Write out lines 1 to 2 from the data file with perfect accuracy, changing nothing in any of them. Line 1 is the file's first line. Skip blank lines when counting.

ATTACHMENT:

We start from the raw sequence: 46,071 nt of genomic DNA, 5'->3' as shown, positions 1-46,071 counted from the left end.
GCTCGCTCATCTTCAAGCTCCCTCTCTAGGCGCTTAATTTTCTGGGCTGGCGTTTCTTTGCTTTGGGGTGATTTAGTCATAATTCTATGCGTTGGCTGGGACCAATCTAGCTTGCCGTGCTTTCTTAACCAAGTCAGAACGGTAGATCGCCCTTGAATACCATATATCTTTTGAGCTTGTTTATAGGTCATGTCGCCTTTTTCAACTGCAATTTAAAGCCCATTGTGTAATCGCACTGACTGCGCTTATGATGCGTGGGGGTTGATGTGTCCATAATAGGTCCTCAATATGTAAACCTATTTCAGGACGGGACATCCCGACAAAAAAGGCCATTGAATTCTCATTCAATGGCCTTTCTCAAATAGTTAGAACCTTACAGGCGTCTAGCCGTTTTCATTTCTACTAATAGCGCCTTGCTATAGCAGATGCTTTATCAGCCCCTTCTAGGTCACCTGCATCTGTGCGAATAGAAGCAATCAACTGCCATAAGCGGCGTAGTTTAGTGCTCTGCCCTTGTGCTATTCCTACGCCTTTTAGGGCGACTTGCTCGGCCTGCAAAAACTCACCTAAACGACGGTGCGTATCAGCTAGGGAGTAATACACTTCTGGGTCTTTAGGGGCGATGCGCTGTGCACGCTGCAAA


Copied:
We start from the raw sequence: 46,071 nt of genomic DNA, 5'->3' as shown, positions 1-46,071 counted from the left end.
GCTCGCTCATCTTCAAGCTCCCTCTCTAGGCGCTTAATTTTCTGGGCTGGCGTTTCTTTGCTTTGGGGTGATTTAGTCATAATTCTATGCGTTGGCTGGGACCAATCTAGCTTGCCGTGCTTTCTTAACCAAGTCAGAACGGTAGATCGCCCTTGAATACCATATATCTTTTGAGCTTGTTTATAGGTCATGTCGCCTTTTTCAACTGCAATTTAAAGCCCATTGTGTAATCGCACTGACTGCGCTTATGATGCGTGGGGGTTGATGTGTCCATAATAGGTCCTCAATATGTAAACCTATTTCAGGACGGGACATCCCGACAAAAAAGGCCATTGAATTCTCATTCAATGGCCTTTCTCAAATAGTTAGAACCTTACAGGCGTCTAGCCGTTTTCATTTCTACTAATAGCGCCTTGCTATAGCAGATGCTTTATCAGCCCCTTCTAGGTCACCTGCATCTGTGCGAATAGAAGCAATCAACTGCCATAAGCGGCGTAGTTTAGTGCTCTGCCCTTGTGCTATTCCTACGCCTTTTAGGGCGACTTGCTCGGCCTGCAAAAACTCACCTAAACGACGGTGCGTATCAGCTAGGGAGTAATACACTTCTGGGTCTTTAGGGGCGATGCGCTGTGCACGCTGCAAA